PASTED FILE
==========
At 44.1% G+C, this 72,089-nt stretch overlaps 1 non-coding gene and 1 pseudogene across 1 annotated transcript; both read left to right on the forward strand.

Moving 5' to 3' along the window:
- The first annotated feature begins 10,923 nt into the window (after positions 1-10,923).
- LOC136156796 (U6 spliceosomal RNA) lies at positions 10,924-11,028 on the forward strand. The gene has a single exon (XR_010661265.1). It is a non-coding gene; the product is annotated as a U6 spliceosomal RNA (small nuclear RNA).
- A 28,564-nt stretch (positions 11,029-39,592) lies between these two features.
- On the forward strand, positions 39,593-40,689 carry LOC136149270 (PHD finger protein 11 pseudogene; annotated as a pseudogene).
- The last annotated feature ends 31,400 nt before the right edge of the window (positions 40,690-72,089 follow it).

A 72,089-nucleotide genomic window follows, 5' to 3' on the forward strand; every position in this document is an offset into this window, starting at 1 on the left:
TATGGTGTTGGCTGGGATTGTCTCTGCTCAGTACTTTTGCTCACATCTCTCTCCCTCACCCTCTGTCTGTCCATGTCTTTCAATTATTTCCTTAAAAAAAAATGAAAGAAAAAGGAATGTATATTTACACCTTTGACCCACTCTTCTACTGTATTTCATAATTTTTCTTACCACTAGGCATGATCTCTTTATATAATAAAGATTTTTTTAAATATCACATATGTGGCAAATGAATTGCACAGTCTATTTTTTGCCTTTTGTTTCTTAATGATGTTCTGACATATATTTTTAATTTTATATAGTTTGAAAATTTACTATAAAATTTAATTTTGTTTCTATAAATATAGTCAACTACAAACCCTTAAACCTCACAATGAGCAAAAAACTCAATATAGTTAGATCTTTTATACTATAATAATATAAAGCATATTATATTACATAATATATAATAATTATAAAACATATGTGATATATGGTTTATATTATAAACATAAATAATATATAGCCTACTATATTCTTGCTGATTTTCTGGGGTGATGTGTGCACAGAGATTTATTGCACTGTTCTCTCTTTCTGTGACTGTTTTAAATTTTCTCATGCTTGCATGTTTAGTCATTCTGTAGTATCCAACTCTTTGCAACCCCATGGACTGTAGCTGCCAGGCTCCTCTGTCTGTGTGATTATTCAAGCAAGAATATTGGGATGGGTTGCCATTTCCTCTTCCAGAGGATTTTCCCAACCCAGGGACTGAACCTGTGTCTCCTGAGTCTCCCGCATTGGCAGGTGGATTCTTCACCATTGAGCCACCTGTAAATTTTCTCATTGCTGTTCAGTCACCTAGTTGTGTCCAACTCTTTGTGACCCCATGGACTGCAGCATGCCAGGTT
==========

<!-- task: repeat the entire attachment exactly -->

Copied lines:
At 44.1% G+C, this 72,089-nt stretch overlaps 1 non-coding gene and 1 pseudogene across 1 annotated transcript; both read left to right on the forward strand.

Moving 5' to 3' along the window:
- The first annotated feature begins 10,923 nt into the window (after positions 1-10,923).
- LOC136156796 (U6 spliceosomal RNA) lies at positions 10,924-11,028 on the forward strand. The gene has a single exon (XR_010661265.1). It is a non-coding gene; the product is annotated as a U6 spliceosomal RNA (small nuclear RNA).
- A 28,564-nt stretch (positions 11,029-39,592) lies between these two features.
- On the forward strand, positions 39,593-40,689 carry LOC136149270 (PHD finger protein 11 pseudogene; annotated as a pseudogene).
- The last annotated feature ends 31,400 nt before the right edge of the window (positions 40,690-72,089 follow it).

A 72,089-nucleotide genomic window follows, 5' to 3' on the forward strand; every position in this document is an offset into this window, starting at 1 on the left:
TATGGTGTTGGCTGGGATTGTCTCTGCTCAGTACTTTTGCTCACATCTCTCTCCCTCACCCTCTGTCTGTCCATGTCTTTCAATTATTTCCTTAAAAAAAAATGAAAGAAAAAGGAATGTATATTTACACCTTTGACCCACTCTTCTACTGTATTTCATAATTTTTCTTACCACTAGGCATGATCTCTTTATATAATAAAGATTTTTTTAAATATCACATATGTGGCAAATGAATTGCACAGTCTATTTTTTGCCTTTTGTTTCTTAATGATGTTCTGACATATATTTTTAATTTTATATAGTTTGAAAATTTACTATAAAATTTAATTTTGTTTCTATAAATATAGTCAACTACAAACCCTTAAACCTCACAATGAGCAAAAAACTCAATATAGTTAGATCTTTTATACTATAATAATATAAAGCATATTATATTACATAATATATAATAATTATAAAACATATGTGATATATGGTTTATATTATAAACATAAATAATATATAGCCTACTATATTCTTGCTGATTTTCTGGGGTGATGTGTGCACAGAGATTTATTGCACTGTTCTCTCTTTCTGTGACTGTTTTAAATTTTCTCATGCTTGCATGTTTAGTCATTCTGTAGTATCCAACTCTTTGCAACCCCATGGACTGTAGCTGCCAGGCTCCTCTGTCTGTGTGATTATTCAAGCAAGAATATTGGGATGGGTTGCCATTTCCTCTTCCAGAGGATTTTCCCAACCCAGGGACTGAACCTGTGTCTCCTGAGTCTCCCGCATTGGCAGGTGGATTCTTCACCATTGAGCCACCTGTAAATTTTCTCATTGCTGTTCAGTCACCTAGTTGTGTCCAACTCTTTGTGACCCCATGGACTGCAGCATGCCAGGTT